LMG1266148 Sheet music for ‘Jack in the Green Quadrilles’ by Warwick Williams, published by Francis Bros. & Day (colour litho) by Banks, H. G. (19th century); © Leeds Museums and Art Galleries (Abbey House) UK; English, out of copyright
Jack in the Green – a chimney sweep’s tale
By Lucy Lilliman
Coming to the end of my internship here at Leeds Museum Discovery Centre I was asked to think about an object from the Ernestine Henry Collection which had impacted on me in some way. The item that first came to mind was a nineteenth century theatre poster for the play ‘Jack in the Green’ (see image left). Dr. Sidney Henry, the original collector of the archive had a fascination with everything relating to chimney sweeps and I feel this object best sums up some of the folklore relating to them.
Printed in London, this brightly coloured poster clearly shows the May Day celebrations in their full glory, something which is core to the play’s storyline. The play focuses on Bob Bryanstone, a 22 year old foundling who was raised by Mr. Brown, a kindly chimney sweep. As the May Day celebrations draw closer, Bob refuses any part in it except that of Jack in the Green as for this part he can be incognito. This is because Bob is convinced, not knowing his real parents, that he is actually a lost nobleman and he does not wish to ruin his reputation by being seen celebrating the first of May.
We then meet Mr. Durham, a gentleman who was saved from a frozen pond by Bob a year or so ago. Determined to rid his friend of these notions he sets about a plan to show Bob to be happy with his lot. After pretending to have found Bob’s real father, the Earl of Eaglesdown, Mr. Durham sets about training Bob in the correct etiquette befitting his new status. After being chastised for his fashion in clothes, the manner in which he eats, the games he plays and the songs he sings, Bob starts to feel very disheartened and heads home. Here he decided that he wants nothing to do with a father who would not love him for the way he is when Mr. Durham enters with news. In the hope of drawing his clever plan to an end, Mr. Durham exclaims that another has been found to be the heir of the Eaglesdown name. Seeing Bob’s excitement at this news he exclaims “Be content with your station in life, whatever it may be; make the most of the little you have and never envy those who have more: think kindly of those below you – for a warm heart and good intentions may be found in a ‘Jack in the Green’.” Ending a play with a moral was popular during this period, as was the use of chimney sweeps in the plays and dramas.
The Jack in the Green became strongly associated with the chimney sweep profession but it was not always so. The tradition dates from the 16th and 17th centuries when people would create garlands of flowers and greenery to wear during the May Day celebrations. Competition between different working guilds meant that over the years they became larger and more elaborate until they covered the entire man. This is why they became known as Jack in the Green. No one is exactly sure why they became best associated with sweeps rather than the other guilds.
Accompanying the Jack in the Green would be the Lord and Lady (most often played by two men in costume) and later a clown was added to the procession. The Lord and Lady often played tricks on those watching whilst the clown’s job was to walk on his hands and dance around at the front of the procession. It has been suggested that the dancing performed by the sweeps was the precursor to modern Morris dancing. The purpose of these celebrations was to collect alms and generally have a good party, one which would often last for four days.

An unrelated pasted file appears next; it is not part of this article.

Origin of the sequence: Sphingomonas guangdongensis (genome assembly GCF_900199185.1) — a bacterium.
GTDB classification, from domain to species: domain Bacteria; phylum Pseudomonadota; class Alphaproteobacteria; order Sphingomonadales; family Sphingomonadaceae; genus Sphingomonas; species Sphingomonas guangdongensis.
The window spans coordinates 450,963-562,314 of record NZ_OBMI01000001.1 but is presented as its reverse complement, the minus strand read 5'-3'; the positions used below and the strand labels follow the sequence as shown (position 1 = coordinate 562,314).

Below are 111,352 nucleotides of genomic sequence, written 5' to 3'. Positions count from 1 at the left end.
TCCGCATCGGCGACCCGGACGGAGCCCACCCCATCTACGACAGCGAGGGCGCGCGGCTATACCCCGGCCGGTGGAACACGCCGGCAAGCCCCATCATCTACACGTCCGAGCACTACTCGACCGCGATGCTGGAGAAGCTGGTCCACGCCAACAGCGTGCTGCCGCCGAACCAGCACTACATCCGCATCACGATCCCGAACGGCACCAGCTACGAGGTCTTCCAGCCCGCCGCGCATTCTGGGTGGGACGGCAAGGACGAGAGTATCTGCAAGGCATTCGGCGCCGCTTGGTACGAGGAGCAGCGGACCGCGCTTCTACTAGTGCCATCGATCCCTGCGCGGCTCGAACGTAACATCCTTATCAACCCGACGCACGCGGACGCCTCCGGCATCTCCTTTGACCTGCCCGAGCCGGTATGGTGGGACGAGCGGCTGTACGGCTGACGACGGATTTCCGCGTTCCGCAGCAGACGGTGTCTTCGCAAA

Popularity for this kind of event waned during the Victorian period as public displays of drunkenness and bawdry behaviour was frowned upon. It would instead be replaced by the young, pretty May Queen and a more tranquil procession.
However, in recent years there has been a revival in the figure of Jack in the Green. He can regularly be seen during May Day festivals in London, Bristol, Hastings, Oxford, Whitstable, Rochester and Llfrancombe in North Devon. The modern take on this tradition varies slightly. More associated with ‘the green man’, spring, rebirth and renewal than the traditional whimsy character played by sweeps. For example, in Rochester the Jack in the Green is awoken by sweeps and Morris dancers before being paraded through the town, to show his awakening symbolises the waking up of plants and animals after winter. Again, in Bristol the Jack in the Green leads the procession through the streets before ending the day on Horfield Common where he is ripped apart by onlookers to ‘release the spirit of summer.’ Although we have chosen to revive an old and lost tradition by altering it to fit with an alternative modern outlook we can hopefully ensure that it will not be lost again.
Author: Lucy Lilliman, Social History intern, 2013
I’m very grateful to Lucy Lilliman for allowing me to reproduce this article. Lucy wrote it during an internship she undertook at Leeds Museums and Galleries. Lucy was working with the Dr. Moore collection. Dr Moore collected anything related to chimney sweeps so the Jack in the Green appears throughout the archive. I’m also extremely grateful to Kitty Ross, Curator of Leeds History/Social History at Leeds Museums and Galleries for allowing me to reproduce the article and for arranging permission to reproduce the poster of Warwick Williams Quadrilles from Bridgeman Art Library .